Before my daughter, I met them alone—or, more precisely, with no humans.


That was my way in every woods, even when people walked with me. The others would separate into clumps of two, or three, often chatting; I would go quiet, drift back to walk alone among the birches and massive gray oaks, look upward, absorbed in the hush. If they asked where I was, I would not be able to tell them. 


c. 1300 BCE

The sight of Moses would have thrown anyone that day, especially the band of Jews he led. They hadn’t seen him in weeks, for starters; now he strides toward them direct from the mountain that terrified everyone with its angry clouds, lightning forks, and vague sound of a voice. This God was too much for them: the kind of too much where any new development—like the two massive stones Moses cradled in his arms—puts you on edge.


What unnerved them most, though, was the light, which seemed to emanate from Moses’ face. The nearer he came, the eerier it looked. So they drew a line in the sand: No closer. Cover up first. 


The ancient texts say the presence of God set him a-shimmer. That could be true. So could this: he’d spent weeks alone on a mountain, in a desert, and the splendor bewitched him. In that way, his legendary glow was no different from my wife’s whispers to her plants, from my silent rapture in the New England woods, from the mad grin on the face of a girl fresh from a field.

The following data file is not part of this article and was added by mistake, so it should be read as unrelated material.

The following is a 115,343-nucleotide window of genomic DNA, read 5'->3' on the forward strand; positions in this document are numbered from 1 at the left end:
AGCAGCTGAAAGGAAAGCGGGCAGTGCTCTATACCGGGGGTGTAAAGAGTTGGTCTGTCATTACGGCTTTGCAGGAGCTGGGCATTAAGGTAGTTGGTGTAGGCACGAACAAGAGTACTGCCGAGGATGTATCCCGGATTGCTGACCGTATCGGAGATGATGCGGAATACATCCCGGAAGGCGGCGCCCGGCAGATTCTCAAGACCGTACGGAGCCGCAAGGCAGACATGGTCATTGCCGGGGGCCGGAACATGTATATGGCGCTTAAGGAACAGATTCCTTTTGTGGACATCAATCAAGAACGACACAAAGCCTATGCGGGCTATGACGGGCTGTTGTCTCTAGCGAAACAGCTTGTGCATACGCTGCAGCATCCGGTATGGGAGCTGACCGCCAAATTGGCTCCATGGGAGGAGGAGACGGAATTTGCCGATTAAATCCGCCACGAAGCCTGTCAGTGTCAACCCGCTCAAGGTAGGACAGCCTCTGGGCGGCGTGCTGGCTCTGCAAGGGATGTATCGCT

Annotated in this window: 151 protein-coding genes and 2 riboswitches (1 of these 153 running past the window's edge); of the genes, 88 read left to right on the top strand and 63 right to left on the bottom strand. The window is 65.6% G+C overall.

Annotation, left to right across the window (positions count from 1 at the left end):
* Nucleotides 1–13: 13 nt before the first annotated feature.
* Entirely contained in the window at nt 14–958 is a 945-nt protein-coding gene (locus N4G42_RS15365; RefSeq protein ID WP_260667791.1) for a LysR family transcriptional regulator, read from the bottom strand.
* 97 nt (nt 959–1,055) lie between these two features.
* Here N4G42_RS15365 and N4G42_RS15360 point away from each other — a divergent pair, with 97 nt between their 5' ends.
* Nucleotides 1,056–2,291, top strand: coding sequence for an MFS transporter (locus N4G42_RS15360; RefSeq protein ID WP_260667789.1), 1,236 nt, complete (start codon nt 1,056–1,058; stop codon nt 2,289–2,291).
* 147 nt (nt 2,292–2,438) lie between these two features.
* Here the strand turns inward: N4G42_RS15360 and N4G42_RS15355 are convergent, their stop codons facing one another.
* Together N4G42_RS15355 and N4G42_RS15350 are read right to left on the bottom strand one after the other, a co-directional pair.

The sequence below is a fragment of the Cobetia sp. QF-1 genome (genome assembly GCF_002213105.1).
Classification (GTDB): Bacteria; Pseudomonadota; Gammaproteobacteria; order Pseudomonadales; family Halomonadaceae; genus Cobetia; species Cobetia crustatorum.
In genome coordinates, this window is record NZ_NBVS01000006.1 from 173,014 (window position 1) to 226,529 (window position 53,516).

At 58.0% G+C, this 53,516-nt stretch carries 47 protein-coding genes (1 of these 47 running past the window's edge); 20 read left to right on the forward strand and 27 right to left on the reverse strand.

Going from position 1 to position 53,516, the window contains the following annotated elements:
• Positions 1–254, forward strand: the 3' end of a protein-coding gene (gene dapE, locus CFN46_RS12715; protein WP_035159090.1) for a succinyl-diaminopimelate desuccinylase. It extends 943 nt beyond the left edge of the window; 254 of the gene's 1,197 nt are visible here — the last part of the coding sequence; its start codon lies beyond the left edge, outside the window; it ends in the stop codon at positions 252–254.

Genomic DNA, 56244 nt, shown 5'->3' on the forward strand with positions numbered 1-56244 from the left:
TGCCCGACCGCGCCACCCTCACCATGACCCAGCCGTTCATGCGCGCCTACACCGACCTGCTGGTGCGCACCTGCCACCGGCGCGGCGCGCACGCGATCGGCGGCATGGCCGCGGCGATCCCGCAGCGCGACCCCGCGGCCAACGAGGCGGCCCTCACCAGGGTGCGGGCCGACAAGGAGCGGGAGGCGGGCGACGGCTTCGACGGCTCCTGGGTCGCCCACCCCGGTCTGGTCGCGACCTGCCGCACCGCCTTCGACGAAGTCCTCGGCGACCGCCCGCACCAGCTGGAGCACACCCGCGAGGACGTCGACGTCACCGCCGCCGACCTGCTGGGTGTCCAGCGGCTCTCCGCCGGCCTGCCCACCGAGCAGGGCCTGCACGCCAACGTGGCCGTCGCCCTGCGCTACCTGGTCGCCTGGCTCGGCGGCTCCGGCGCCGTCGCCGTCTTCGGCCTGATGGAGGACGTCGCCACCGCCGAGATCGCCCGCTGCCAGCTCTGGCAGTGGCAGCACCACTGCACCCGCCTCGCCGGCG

About the Author

John Janelle Backman (she/her) writes about gender identity, ancient spirituality, the everyday strangeness of karma, and occasionally wildflowers. Janelle’s work has appeared in Catapult, the tiny journal, Tiferet Journal, Psaltery & Lyre, and Amethyst Review, among other places. Her essays have made the shortlist of the Eunice Williams Nonfiction Prize and Wild Atlantic Writing Awards.